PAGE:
Are you “Winlink” Capable?

Do you know what Winlink is and what it’s used for?  Have you heard folks talking about Winlink and wondered what the heck is this system?  Here’s a little help from Wikipedia:

Winlink, also known as the Winlink 2000 Network, is a worldwide radio messaging system that uses amateur-band radio frequencies to provide radio interconnection services that include email with attachments, position reporting, weather bulletins, emergency relief communications, and message relay. The system is built and administered by volunteers and administered by the Amateur Radio Safety Foundation Inc., an American charitable entity and 501c(3) non-profit organization.

OK, that doesn’t really get down to the brass tacks for us here in our local area.  What do WE do with Winlink and what is it really?

Well, it is indeed a worldwide radio messaging system.  It provides Remote Message Servers (RMS’s) around the world that operate on a wide variety of frequencies and modes.  The RMS’s provide direct connection to a Central Message Server (CMS) via internet.  CMS’s are effectively e-mail servers associated with the Winlink system.  There are five redundant CMS locations around the world including San Diego (California), Brentwood (Tennessee), Perth (Australia), Halifax (Canada), Wien (Austria).  These servers constantly synchronize with each other.  Now, we can ALSO operate in “local” stand alone mode and create our own CMS or CMS’s.  This is especially helpful in case of a scenario where infrastructure, including internet, is knocked out and allows us to use the great features of the Winlink system to manage local message traffic.

But how does this really work?  Well, your objective as a “client” would be to connect to an “RMS”.  Making a connection to an RMS results in the Winlink system doing two things: 

  1. If you have message traffic to send, it will accept the traffic from you.
  2. If there is traffic waiting to be delivered to you, it will indeed be delivered be delivered to you. Once those transactions are complete, they system will disconnect.

OK, now you’re asking about frequency bands, modes, etc.  Can’t blame you.  The reality is that there are RMS’s operating on HF, 2-meters, 220 MHz, 440 MHz, and even on MESH networks.  We actually have RMS’s here locally in Anchorage and the MatSu areas available on ALL these bands.  On HF, the normal mode of operation is Pactor (although other modes are used, such as Winmor).  On 2-meters, 220 MHz, and 440 MHz, the mode used is packet, at either 1200 or 9600 baud.  Then of course there are the RMS’s operating on our MESH network at 3.4 GHz.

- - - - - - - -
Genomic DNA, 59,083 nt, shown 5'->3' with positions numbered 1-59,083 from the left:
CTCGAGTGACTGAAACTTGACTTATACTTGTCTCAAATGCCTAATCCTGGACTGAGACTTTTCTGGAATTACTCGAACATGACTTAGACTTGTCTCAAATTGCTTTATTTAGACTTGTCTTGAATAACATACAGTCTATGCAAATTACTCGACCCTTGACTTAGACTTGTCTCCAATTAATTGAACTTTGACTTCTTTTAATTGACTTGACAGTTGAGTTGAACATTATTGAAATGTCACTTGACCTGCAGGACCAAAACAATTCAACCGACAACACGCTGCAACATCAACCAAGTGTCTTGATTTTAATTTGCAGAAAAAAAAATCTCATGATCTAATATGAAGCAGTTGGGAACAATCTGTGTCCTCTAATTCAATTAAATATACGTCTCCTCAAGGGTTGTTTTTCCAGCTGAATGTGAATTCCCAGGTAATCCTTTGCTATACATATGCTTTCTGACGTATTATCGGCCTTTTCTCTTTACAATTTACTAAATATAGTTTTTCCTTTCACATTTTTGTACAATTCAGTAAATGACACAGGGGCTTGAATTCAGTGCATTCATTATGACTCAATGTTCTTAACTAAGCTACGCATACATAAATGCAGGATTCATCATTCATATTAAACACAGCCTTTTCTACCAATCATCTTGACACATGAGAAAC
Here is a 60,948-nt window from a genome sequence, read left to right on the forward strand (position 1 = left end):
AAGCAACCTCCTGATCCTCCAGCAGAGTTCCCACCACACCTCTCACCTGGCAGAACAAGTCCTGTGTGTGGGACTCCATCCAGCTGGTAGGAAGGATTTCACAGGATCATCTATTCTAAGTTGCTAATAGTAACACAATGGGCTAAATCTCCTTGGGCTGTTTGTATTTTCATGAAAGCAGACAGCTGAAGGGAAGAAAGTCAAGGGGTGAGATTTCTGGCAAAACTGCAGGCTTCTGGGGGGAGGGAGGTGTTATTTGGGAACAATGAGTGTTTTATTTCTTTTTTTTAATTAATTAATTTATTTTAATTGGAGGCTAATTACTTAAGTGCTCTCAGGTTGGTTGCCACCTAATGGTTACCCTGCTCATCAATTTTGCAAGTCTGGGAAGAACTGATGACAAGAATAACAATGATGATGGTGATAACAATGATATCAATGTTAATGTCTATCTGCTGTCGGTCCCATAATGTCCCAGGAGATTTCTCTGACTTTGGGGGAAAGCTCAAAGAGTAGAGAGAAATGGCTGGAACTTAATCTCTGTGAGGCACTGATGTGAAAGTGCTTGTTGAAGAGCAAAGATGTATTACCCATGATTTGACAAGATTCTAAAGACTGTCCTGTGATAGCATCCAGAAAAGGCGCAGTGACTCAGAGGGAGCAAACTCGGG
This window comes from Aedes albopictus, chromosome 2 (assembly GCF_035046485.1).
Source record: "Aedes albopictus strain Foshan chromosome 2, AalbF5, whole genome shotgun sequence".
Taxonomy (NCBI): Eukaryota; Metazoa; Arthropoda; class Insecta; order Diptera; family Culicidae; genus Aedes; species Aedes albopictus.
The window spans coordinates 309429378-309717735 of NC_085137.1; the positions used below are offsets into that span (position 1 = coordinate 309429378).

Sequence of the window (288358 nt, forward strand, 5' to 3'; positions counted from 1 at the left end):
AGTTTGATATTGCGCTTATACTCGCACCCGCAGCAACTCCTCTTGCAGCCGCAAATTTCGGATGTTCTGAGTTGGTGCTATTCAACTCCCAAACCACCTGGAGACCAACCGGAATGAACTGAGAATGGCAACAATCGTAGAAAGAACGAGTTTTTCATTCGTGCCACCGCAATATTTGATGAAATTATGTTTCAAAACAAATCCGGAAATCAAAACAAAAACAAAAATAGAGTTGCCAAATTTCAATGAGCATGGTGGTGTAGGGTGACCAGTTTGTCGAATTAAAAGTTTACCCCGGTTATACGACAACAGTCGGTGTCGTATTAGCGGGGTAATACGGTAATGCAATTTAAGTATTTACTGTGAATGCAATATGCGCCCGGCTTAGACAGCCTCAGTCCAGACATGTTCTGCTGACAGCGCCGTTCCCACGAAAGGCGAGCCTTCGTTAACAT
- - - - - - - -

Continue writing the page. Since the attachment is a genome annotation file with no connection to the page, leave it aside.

This is all great, but what about the darn software I have to run?  Well, the Winlink system will indeed work with a number of “client” software packages, but the package of choice, at least our choice, is Winlink Express.  Winlink express allows use of all the features of the Winlink system as a whole, including use of the various modes on different bands to get the job done.

So, what are the “local” RMS stations you ask?  Here’s a list of local stations (and this will change somewhat as we develop and evolve the system):

  1. HF (Center frequencies 3589.0 KHz, 7075.9 KHz, 7101.7 KHz, 10143.7 KHz – PACTOR 1, 2, and 3): WL7CVG – Located at Alaska Native Medical Center. This station is connected to the worldwide Winlink CMS system.
  2. VHF (144.90 MHz, 1200 Baud Packet): WL7CVG-10 – Located on Elmendorf AFB at the EARS club station. This station is connected to the worldwide Winlink CMS system.
  3. VHF (144.98 MHz, 1200 Baud Packet): WL7CVG-10 – Located at AARC Club Station – This works with our LOCAL MESH-synced messaging server and is NOT connected to the worldwide Winlink CMS system at this time.
  4. VHF (144.98 MHz, 1200 Baud Packet): KL7AA-9 – Located at the ANMC Tuttle Drive warehouse. Station – This works with our LOCAL MESH-synced messaging server and is NOT connected to the worldwide Winlink CMS system at this time. We anticipate moving this RMS to another 2-meter frequency and shifting it to 9600 Baud Packet).
  5. VHF (223.66 MHz, 9600 Baud Packet): WL7CVG-10 – Located at AARC Club Station – This works with our LOCAL MESH-synced messaging server and is NOT connected to the worldwide Winlink CMS system at this time.
  6. UHF (441.175 MHz, 9600 Baud Packet): Located on Elmendorf AFB at the EARS club station.  This works with our LOCAL MESH-synced messaging server and is NOT connected to the worldwide Winlink CMS system at this time.

In addition to sending messages using the Winlink system’s RMS/CMS features, there’s also an ability to move traffic peer-to-peer, or in other words, one station directly to another. 

Another new feature we now have is the ability to interconnect all our local RMS’s via our Mesh network.  This is transparent to the end user, but you just need to know that any message sent to a local Mesh-synced RMS is available for pickup via any other local Mesh-synced RMS. 

If you’d like to learn more about Winlink, the Mesh Network, or our Anchorage ARES effort, join us at the club station on Working Wednesdays.  We’re usually opened up by 1800L.

73,

Kent, KL5T